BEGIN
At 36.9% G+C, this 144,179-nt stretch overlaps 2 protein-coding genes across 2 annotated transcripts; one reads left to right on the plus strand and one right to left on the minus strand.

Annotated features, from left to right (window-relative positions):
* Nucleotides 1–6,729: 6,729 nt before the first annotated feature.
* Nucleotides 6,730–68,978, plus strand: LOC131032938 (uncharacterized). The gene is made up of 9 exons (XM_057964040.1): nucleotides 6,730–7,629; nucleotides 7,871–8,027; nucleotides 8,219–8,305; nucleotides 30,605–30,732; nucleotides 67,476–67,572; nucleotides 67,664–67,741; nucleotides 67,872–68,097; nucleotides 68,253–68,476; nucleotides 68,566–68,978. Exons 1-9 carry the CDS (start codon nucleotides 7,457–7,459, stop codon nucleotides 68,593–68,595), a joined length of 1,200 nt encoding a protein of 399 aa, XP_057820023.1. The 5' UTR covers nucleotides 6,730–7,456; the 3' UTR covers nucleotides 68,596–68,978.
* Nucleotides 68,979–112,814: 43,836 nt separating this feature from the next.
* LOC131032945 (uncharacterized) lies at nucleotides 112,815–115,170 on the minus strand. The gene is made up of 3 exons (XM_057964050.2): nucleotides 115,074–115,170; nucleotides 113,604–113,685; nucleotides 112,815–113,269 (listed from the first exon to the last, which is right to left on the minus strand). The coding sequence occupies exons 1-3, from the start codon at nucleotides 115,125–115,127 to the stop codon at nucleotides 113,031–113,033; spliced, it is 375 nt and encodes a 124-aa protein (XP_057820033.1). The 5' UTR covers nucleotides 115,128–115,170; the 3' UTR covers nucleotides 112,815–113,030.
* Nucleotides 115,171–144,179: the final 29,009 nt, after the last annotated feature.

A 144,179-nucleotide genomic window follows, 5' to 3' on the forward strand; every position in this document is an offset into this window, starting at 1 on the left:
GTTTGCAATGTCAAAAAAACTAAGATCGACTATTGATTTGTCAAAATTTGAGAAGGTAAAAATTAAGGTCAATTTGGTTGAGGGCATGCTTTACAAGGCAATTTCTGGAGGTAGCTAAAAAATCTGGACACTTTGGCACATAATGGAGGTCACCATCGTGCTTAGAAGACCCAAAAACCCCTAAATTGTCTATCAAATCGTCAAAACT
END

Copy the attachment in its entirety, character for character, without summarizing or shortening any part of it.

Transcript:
At 36.9% G+C, this 144,179-nt stretch overlaps 2 protein-coding genes across 2 annotated transcripts; one reads left to right on the plus strand and one right to left on the minus strand.

Annotated features, from left to right (window-relative positions):
* Nucleotides 1–6,729: 6,729 nt before the first annotated feature.
* Nucleotides 6,730–68,978, plus strand: LOC131032938 (uncharacterized). The gene is made up of 9 exons (XM_057964040.1): nucleotides 6,730–7,629; nucleotides 7,871–8,027; nucleotides 8,219–8,305; nucleotides 30,605–30,732; nucleotides 67,476–67,572; nucleotides 67,664–67,741; nucleotides 67,872–68,097; nucleotides 68,253–68,476; nucleotides 68,566–68,978. Exons 1-9 carry the CDS (start codon nucleotides 7,457–7,459, stop codon nucleotides 68,593–68,595), a joined length of 1,200 nt encoding a protein of 399 aa, XP_057820023.1. The 5' UTR covers nucleotides 6,730–7,456; the 3' UTR covers nucleotides 68,596–68,978.
* Nucleotides 68,979–112,814: 43,836 nt separating this feature from the next.
* LOC131032945 (uncharacterized) lies at nucleotides 112,815–115,170 on the minus strand. The gene is made up of 3 exons (XM_057964050.2): nucleotides 115,074–115,170; nucleotides 113,604–113,685; nucleotides 112,815–113,269 (listed from the first exon to the last, which is right to left on the minus strand). The coding sequence occupies exons 1-3, from the start codon at nucleotides 115,125–115,127 to the stop codon at nucleotides 113,031–113,033; spliced, it is 375 nt and encodes a 124-aa protein (XP_057820033.1). The 5' UTR covers nucleotides 115,128–115,170; the 3' UTR covers nucleotides 112,815–113,030.
* Nucleotides 115,171–144,179: the final 29,009 nt, after the last annotated feature.

A 144,179-nucleotide genomic window follows, 5' to 3' on the forward strand; every position in this document is an offset into this window, starting at 1 on the left:
GTTTGCAATGTCAAAAAAACTAAGATCGACTATTGATTTGTCAAAATTTGAGAAGGTAAAAATTAAGGTCAATTTGGTTGAGGGCATGCTTTACAAGGCAATTTCTGGAGGTAGCTAAAAAATCTGGACACTTTGGCACATAATGGAGGTCACCATCGTGCTTAGAAGACCCAAAAACCCCTAAATTGTCTATCAAATCGTCAAAACT